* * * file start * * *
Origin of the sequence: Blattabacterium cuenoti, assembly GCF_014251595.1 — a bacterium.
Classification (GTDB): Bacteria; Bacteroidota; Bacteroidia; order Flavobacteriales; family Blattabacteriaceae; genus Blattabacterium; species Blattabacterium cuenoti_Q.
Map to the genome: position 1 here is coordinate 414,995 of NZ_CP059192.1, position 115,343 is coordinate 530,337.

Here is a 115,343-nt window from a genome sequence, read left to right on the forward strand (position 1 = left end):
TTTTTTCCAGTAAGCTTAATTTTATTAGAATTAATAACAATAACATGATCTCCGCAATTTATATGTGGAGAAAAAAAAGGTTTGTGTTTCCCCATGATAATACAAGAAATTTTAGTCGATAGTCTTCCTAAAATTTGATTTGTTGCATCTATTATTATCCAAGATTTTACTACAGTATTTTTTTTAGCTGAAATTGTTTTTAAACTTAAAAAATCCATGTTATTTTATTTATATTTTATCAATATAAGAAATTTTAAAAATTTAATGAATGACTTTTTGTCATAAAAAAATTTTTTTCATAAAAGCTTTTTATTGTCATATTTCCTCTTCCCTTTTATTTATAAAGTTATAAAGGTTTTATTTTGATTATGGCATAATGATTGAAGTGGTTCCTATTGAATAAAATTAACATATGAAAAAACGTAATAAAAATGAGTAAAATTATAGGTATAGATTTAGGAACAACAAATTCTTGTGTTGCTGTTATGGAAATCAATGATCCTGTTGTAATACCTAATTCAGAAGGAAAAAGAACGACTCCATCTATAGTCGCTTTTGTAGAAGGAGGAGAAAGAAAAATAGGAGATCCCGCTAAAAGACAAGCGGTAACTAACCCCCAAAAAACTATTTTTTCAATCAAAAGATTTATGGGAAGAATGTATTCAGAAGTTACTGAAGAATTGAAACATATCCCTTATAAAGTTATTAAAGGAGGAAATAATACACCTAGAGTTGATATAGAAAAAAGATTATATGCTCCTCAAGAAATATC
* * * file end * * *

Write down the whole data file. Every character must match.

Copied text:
Origin of the sequence: Blattabacterium cuenoti, assembly GCF_014251595.1 — a bacterium.
Classification (GTDB): Bacteria; Bacteroidota; Bacteroidia; order Flavobacteriales; family Blattabacteriaceae; genus Blattabacterium; species Blattabacterium cuenoti_Q.
Map to the genome: position 1 here is coordinate 414,995 of NZ_CP059192.1, position 115,343 is coordinate 530,337.

Here is a 115,343-nt window from a genome sequence, read left to right on the forward strand (position 1 = left end):
TTTTTTCCAGTAAGCTTAATTTTATTAGAATTAATAACAATAACATGATCTCCGCAATTTATATGTGGAGAAAAAAAAGGTTTGTGTTTCCCCATGATAATACAAGAAATTTTAGTCGATAGTCTTCCTAAAATTTGATTTGTTGCATCTATTATTATCCAAGATTTTACTACAGTATTTTTTTTAGCTGAAATTGTTTTTAAACTTAAAAAATCCATGTTATTTTATTTATATTTTATCAATATAAGAAATTTTAAAAATTTAATGAATGACTTTTTGTCATAAAAAAATTTTTTTCATAAAAGCTTTTTATTGTCATATTTCCTCTTCCCTTTTATTTATAAAGTTATAAAGGTTTTATTTTGATTATGGCATAATGATTGAAGTGGTTCCTATTGAATAAAATTAACATATGAAAAAACGTAATAAAAATGAGTAAAATTATAGGTATAGATTTAGGAACAACAAATTCTTGTGTTGCTGTTATGGAAATCAATGATCCTGTTGTAATACCTAATTCAGAAGGAAAAAGAACGACTCCATCTATAGTCGCTTTTGTAGAAGGAGGAGAAAGAAAAATAGGAGATCCCGCTAAAAGACAAGCGGTAACTAACCCCCAAAAAACTATTTTTTCAATCAAAAGATTTATGGGAAGAATGTATTCAGAAGTTACTGAAGAATTGAAACATATCCCTTATAAAGTTATTAAAGGAGGAAATAATACACCTAGAGTTGATATAGAAAAAAGATTATATGCTCCTCAAGAAATATC